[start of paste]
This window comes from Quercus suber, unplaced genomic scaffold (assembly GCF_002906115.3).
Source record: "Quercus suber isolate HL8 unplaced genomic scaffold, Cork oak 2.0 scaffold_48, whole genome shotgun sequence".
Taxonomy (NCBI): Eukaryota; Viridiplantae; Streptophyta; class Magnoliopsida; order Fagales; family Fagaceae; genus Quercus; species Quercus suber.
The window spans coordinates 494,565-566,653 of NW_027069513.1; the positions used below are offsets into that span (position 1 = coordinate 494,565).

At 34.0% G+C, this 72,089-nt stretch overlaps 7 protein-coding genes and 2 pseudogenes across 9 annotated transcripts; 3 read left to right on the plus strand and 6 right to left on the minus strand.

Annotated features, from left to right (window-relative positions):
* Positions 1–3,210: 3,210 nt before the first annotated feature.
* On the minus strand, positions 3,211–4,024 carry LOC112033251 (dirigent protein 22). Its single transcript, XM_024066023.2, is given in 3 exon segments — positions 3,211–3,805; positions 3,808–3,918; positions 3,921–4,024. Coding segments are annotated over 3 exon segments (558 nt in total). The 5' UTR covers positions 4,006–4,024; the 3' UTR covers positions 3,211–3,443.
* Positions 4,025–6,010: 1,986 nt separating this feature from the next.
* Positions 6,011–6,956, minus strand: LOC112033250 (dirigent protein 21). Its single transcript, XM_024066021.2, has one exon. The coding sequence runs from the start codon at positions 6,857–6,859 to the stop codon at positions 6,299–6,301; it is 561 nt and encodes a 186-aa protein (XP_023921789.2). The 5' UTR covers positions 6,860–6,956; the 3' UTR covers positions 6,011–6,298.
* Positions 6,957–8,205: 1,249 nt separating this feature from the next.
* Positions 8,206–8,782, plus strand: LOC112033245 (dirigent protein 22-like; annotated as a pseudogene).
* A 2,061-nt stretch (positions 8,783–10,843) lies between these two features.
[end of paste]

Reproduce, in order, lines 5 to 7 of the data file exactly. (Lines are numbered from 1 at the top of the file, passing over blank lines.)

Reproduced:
At 34.0% G+C, this 72,089-nt stretch overlaps 7 protein-coding genes and 2 pseudogenes across 9 annotated transcripts; 3 read left to right on the plus strand and 6 right to left on the minus strand.

Annotated features, from left to right (window-relative positions):
* Positions 1–3,210: 3,210 nt before the first annotated feature.